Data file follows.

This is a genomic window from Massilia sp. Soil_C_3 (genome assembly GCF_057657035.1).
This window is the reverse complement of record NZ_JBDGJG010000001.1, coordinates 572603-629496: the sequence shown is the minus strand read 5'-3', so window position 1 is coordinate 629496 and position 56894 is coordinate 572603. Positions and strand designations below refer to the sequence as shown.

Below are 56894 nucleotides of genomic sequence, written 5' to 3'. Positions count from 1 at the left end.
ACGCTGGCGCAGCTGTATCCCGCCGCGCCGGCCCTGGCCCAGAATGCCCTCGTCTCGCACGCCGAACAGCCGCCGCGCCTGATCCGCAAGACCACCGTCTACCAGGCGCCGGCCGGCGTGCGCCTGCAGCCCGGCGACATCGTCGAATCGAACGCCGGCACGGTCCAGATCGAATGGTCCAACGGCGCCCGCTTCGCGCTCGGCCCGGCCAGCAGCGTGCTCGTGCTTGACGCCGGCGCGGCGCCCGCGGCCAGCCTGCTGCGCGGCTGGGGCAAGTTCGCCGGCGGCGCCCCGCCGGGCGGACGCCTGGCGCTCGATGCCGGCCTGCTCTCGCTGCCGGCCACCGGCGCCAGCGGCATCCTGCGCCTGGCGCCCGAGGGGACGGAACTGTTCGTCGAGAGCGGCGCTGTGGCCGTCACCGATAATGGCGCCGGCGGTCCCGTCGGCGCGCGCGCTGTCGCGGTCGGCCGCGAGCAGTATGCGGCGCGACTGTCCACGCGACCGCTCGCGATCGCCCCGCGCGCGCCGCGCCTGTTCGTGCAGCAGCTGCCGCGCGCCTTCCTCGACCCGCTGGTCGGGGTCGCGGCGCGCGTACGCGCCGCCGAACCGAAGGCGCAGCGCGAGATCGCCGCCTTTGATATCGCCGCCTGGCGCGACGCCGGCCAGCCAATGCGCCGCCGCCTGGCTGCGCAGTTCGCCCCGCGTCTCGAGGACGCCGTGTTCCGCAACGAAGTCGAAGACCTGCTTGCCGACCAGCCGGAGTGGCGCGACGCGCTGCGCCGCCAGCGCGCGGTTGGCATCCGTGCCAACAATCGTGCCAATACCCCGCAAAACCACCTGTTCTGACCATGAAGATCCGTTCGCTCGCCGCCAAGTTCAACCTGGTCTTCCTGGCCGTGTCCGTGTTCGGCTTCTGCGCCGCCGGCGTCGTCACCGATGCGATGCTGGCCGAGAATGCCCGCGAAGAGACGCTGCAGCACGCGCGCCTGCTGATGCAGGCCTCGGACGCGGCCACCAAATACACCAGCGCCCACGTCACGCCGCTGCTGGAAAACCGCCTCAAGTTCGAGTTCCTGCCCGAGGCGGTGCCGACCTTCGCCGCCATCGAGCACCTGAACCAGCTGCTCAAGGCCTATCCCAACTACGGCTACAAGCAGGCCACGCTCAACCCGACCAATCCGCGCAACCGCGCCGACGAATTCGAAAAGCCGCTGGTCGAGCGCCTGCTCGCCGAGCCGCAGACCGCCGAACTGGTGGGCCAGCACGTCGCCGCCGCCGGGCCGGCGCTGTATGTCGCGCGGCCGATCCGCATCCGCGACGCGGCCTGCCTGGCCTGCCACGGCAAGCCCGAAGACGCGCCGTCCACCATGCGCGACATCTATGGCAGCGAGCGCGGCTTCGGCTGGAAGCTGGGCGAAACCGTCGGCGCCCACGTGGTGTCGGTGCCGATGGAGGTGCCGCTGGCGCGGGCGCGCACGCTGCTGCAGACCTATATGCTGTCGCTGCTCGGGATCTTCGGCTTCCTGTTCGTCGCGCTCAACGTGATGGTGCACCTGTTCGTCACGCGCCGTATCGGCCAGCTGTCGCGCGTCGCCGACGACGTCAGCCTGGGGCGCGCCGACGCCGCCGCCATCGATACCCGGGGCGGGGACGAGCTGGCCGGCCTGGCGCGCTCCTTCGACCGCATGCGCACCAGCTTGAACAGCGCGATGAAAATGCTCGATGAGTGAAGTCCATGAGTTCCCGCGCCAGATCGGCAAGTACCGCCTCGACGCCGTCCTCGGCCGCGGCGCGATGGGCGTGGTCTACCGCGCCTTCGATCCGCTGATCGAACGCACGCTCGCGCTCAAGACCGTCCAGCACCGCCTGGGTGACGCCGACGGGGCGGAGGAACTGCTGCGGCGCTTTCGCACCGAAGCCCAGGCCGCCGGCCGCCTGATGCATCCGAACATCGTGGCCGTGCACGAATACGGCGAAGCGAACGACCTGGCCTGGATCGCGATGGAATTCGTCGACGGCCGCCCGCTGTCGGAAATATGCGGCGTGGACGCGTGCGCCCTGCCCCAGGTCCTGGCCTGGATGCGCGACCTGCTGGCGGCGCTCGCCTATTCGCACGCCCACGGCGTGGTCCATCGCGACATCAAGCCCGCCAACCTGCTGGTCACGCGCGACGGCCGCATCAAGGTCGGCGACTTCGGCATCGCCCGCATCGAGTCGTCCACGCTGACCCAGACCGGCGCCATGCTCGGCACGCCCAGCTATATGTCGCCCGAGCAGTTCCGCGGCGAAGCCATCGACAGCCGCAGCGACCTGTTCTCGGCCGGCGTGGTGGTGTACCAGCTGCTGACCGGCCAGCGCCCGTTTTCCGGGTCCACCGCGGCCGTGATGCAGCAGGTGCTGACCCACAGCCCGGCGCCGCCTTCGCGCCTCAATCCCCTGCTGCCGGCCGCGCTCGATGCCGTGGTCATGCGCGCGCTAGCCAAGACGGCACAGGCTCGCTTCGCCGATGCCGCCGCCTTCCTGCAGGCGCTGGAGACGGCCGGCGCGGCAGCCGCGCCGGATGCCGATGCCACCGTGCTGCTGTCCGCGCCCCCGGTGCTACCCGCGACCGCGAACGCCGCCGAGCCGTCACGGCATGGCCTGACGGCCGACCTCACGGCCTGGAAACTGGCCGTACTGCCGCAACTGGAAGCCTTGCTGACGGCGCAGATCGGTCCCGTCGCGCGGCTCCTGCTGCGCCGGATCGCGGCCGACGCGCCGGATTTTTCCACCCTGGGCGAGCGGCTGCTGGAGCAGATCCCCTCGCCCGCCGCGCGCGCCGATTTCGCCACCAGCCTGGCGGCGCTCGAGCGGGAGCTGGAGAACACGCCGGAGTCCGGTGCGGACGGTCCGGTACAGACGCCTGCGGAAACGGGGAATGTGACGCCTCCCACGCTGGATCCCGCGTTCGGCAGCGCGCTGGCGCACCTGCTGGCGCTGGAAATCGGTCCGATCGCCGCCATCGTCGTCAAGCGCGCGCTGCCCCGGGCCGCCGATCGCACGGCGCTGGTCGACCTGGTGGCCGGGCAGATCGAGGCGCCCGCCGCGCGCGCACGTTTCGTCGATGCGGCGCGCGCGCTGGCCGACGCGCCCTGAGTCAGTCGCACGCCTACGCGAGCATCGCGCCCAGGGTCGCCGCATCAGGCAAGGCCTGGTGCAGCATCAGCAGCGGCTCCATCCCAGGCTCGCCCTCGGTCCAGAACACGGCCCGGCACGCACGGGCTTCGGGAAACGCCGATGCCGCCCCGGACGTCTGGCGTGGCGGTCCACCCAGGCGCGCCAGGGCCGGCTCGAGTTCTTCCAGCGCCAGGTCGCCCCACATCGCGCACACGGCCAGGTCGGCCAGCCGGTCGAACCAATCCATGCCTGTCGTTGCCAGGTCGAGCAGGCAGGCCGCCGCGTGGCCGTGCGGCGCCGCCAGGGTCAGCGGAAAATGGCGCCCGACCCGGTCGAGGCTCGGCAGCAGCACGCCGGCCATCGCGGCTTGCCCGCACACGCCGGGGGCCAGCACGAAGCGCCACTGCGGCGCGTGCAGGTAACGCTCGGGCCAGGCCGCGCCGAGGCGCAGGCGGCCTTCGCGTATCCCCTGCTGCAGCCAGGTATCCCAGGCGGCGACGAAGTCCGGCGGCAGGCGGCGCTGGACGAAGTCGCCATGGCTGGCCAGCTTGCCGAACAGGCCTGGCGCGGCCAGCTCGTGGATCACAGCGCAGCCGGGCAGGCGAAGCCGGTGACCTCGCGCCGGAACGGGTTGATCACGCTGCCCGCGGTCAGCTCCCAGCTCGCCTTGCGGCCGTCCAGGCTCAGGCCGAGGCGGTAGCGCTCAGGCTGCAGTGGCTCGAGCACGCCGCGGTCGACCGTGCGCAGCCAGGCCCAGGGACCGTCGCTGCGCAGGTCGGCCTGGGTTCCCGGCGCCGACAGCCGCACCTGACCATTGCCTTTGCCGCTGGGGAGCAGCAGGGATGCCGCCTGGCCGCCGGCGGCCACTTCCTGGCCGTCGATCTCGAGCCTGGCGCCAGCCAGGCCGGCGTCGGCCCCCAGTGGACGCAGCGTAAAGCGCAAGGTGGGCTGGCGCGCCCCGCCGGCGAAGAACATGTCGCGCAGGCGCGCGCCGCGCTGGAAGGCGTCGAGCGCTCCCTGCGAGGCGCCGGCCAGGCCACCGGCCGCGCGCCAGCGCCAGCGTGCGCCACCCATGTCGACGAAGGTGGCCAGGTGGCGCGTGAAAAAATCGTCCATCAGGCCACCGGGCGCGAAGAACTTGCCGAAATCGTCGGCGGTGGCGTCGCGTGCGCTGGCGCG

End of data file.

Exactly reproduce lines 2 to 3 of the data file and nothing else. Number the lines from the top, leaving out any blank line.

This window is the reverse complement of record NZ_JBDGJG010000001.1, coordinates 572603-629496: the sequence shown is the minus strand read 5'-3', so window position 1 is coordinate 629496 and position 56894 is coordinate 572603. Positions and strand designations below refer to the sequence as shown.

Below are 56894 nucleotides of genomic sequence, written 5' to 3'. Positions count from 1 at the left end.